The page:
It was kinda sad but exciting the day we moved from Chula to Arabi. Daddy would be working for the same man, Mr. Berry Rigdon. He owned several turpentine operations, a dairy there in Chula and I don’t know whatelse. He and his family lived in a fine house in Tifton. It was raining and our little dab of furniture was on a gum truck getting wet and we were in the old blue Chevrolet. A car we dearly loved, felt almost rich riding in that car. The house was huge, big white house with a wrap around porch. We all had a bedroom and a fireplace was in every room. We learned later that day that every fireplace smoked too.

I had slept in the room with the boys and now had my own room. The porch was a great place to play and the well was right there on the back porch. That was quite common in South Georgia where water was not very deep into the ground. Of course the bathroom was still located outdoors, but then we didn’t know there was any other kind except for a few rich city folks. Since ours was located beyond the wood pile I always went with Bud at night. He had this thing about the dark. I figured if we both ran as fast as we could we would be okay. One night I fell over a piece of wood and was running so fast it knocked the breath out of me. We still ran after that, but not as fast. I would stand outside and guard for him and he would do the same for me.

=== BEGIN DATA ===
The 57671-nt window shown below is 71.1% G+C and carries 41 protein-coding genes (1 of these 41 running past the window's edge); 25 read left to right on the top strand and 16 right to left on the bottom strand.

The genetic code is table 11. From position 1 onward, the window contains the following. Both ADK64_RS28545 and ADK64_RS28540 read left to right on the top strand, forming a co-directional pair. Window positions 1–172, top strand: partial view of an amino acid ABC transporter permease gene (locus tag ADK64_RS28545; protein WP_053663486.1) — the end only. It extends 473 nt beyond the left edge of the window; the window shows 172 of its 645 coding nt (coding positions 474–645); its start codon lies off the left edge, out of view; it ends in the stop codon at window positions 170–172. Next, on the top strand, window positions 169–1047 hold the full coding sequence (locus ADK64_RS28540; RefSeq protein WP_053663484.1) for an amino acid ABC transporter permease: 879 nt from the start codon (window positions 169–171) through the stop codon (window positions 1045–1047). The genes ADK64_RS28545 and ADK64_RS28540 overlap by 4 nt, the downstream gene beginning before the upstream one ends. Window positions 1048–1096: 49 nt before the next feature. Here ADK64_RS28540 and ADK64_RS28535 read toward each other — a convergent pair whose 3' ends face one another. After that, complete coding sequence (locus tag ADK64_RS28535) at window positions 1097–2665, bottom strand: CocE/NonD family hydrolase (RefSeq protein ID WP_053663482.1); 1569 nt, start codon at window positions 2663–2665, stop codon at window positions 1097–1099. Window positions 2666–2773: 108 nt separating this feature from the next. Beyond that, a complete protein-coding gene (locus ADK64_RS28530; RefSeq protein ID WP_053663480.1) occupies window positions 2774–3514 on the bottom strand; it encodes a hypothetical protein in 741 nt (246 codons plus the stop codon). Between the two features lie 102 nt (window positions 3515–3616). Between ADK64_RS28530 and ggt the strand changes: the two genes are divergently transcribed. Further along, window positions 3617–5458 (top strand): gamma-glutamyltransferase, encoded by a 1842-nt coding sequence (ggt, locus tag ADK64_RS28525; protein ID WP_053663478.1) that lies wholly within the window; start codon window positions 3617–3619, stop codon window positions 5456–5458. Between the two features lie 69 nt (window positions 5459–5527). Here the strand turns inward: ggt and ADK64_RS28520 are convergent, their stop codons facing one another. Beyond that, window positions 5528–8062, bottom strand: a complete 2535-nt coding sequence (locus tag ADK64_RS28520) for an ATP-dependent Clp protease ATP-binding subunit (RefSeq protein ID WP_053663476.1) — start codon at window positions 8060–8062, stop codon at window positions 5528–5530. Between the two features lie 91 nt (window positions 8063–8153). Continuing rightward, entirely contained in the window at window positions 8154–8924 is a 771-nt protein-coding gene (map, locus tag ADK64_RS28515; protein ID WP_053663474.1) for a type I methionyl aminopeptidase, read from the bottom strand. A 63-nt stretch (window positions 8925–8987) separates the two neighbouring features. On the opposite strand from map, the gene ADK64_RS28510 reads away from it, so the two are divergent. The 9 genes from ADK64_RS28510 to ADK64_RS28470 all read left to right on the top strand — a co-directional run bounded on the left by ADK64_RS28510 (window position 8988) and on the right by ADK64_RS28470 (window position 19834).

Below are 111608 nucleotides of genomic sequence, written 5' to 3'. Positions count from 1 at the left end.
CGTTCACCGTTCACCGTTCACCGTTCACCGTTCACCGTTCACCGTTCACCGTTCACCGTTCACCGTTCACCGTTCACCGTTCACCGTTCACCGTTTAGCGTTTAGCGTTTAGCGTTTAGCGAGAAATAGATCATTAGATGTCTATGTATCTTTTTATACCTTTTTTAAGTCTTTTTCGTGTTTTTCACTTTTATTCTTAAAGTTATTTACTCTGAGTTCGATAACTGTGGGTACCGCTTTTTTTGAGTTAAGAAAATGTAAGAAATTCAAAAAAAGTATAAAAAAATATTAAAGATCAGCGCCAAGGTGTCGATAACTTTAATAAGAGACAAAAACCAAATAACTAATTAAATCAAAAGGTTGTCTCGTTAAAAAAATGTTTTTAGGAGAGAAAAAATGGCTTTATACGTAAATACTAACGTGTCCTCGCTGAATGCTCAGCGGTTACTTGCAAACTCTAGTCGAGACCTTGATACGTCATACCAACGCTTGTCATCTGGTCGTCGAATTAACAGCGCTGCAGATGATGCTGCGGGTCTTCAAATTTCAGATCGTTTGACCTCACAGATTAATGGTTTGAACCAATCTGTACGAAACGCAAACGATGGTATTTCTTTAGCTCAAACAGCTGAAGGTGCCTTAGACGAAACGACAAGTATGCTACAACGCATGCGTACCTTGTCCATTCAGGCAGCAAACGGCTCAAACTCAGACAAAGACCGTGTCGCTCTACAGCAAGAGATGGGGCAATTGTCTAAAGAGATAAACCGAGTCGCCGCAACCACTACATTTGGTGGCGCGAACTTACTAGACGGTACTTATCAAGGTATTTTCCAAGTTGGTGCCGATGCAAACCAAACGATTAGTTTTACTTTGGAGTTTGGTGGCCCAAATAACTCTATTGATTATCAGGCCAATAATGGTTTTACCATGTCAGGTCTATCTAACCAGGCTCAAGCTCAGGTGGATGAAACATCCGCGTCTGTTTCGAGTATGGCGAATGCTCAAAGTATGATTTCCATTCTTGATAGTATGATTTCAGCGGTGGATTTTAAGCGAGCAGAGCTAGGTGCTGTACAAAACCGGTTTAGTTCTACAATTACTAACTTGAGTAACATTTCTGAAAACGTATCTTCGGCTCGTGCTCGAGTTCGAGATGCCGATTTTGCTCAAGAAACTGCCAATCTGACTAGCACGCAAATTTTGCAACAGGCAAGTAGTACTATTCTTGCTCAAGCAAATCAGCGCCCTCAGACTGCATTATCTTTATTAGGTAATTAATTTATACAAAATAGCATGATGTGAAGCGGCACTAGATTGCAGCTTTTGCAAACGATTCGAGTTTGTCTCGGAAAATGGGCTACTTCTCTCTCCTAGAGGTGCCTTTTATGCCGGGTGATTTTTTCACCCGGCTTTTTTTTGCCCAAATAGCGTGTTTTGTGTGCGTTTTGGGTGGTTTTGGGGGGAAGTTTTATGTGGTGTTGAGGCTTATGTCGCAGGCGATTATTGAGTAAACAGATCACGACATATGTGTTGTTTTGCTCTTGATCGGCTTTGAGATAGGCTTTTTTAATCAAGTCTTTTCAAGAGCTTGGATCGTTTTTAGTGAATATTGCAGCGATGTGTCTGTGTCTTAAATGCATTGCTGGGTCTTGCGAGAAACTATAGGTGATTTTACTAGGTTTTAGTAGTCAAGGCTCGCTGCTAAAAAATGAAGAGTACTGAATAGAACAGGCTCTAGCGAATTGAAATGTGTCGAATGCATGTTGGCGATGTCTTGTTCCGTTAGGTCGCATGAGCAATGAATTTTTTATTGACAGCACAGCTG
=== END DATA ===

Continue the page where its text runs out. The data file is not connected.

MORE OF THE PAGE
We knew most all the hands but some of them were special. Becky was one of the women who helped Mur. She was a sweet kind lady whose husband treated her badly. Back then nobody even thought about divorce or leaving a bad situation. Becky had several children and no education so she, like many others, did the best she could. We also had a special friend in Leroy. He worked for Daddy for years and he was a good person. He would kind of keep an eye open for us and make sure we were okay. He had been gambling one night with a bunch of men and they got mad with him, maybe for winning, or perhaps they thought he was cheating. They or at least one of them got a gun after him and we heard him yelling and opened to the door for him to come in. We didn’t think they would try to come in our house but they shot a few rounds outside. Mur and Daddy weren’t home so we felt good saving Leroy. He would have helped us. I remember being scared though and Daddy had a big leather jacket hanging over the back of the kitchen door. I got that and put it around me. It made me feel much safer. Daddy could keep you safe from most anything. I wish all children could have that feeling.

Again we lived near the railroad only this time we didn’t have to cross the tracks to cross the highway, which was still 441. The tracks were just beyond our back yard. We still waved at the engineer and he would blow the whistle when he saw us. We still had a big commissary and sometimes Daddy would bring a whole box of little chocolate cakes to the house. He knew I really loved them and that was a special treat. The Rent’s ran a little store across the road and when we saved up and each had six cents we would go over and get a RC cola and a penny wheel cookie. That would last us all afternoon.